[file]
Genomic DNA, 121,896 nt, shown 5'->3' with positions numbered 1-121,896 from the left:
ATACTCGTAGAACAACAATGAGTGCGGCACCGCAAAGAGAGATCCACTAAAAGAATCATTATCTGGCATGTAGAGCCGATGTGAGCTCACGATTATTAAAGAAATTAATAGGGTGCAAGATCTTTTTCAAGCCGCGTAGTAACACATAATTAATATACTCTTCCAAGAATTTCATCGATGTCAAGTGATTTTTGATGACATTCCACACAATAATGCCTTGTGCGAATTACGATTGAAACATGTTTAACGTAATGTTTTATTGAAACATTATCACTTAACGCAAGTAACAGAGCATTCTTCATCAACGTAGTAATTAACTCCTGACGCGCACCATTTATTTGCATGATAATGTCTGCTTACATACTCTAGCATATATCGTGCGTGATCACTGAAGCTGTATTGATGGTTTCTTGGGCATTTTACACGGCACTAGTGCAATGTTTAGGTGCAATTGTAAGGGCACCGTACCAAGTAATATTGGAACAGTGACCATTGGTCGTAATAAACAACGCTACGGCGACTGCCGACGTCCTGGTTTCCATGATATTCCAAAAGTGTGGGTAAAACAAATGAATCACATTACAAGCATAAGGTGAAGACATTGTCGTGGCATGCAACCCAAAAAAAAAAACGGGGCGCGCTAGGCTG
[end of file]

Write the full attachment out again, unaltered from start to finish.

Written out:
Genomic DNA, 121,896 nt, shown 5'->3' with positions numbered 1-121,896 from the left:
ATACTCGTAGAACAACAATGAGTGCGGCACCGCAAAGAGAGATCCACTAAAAGAATCATTATCTGGCATGTAGAGCCGATGTGAGCTCACGATTATTAAAGAAATTAATAGGGTGCAAGATCTTTTTCAAGCCGCGTAGTAACACATAATTAATATACTCTTCCAAGAATTTCATCGATGTCAAGTGATTTTTGATGACATTCCACACAATAATGCCTTGTGCGAATTACGATTGAAACATGTTTAACGTAATGTTTTATTGAAACATTATCACTTAACGCAAGTAACAGAGCATTCTTCATCAACGTAGTAATTAACTCCTGACGCGCACCATTTATTTGCATGATAATGTCTGCTTACATACTCTAGCATATATCGTGCGTGATCACTGAAGCTGTATTGATGGTTTCTTGGGCATTTTACACGGCACTAGTGCAATGTTTAGGTGCAATTGTAAGGGCACCGTACCAAGTAATATTGGAACAGTGACCATTGGTCGTAATAAACAACGCTACGGCGACTGCCGACGTCCTGGTTTCCATGATATTCCAAAAGTGTGGGTAAAACAAATGAATCACATTACAAGCATAAGGTGAAGACATTGTCGTGGCATGCAACCCAAAAAAAAAAACGGGGCGCGCTAGGCTG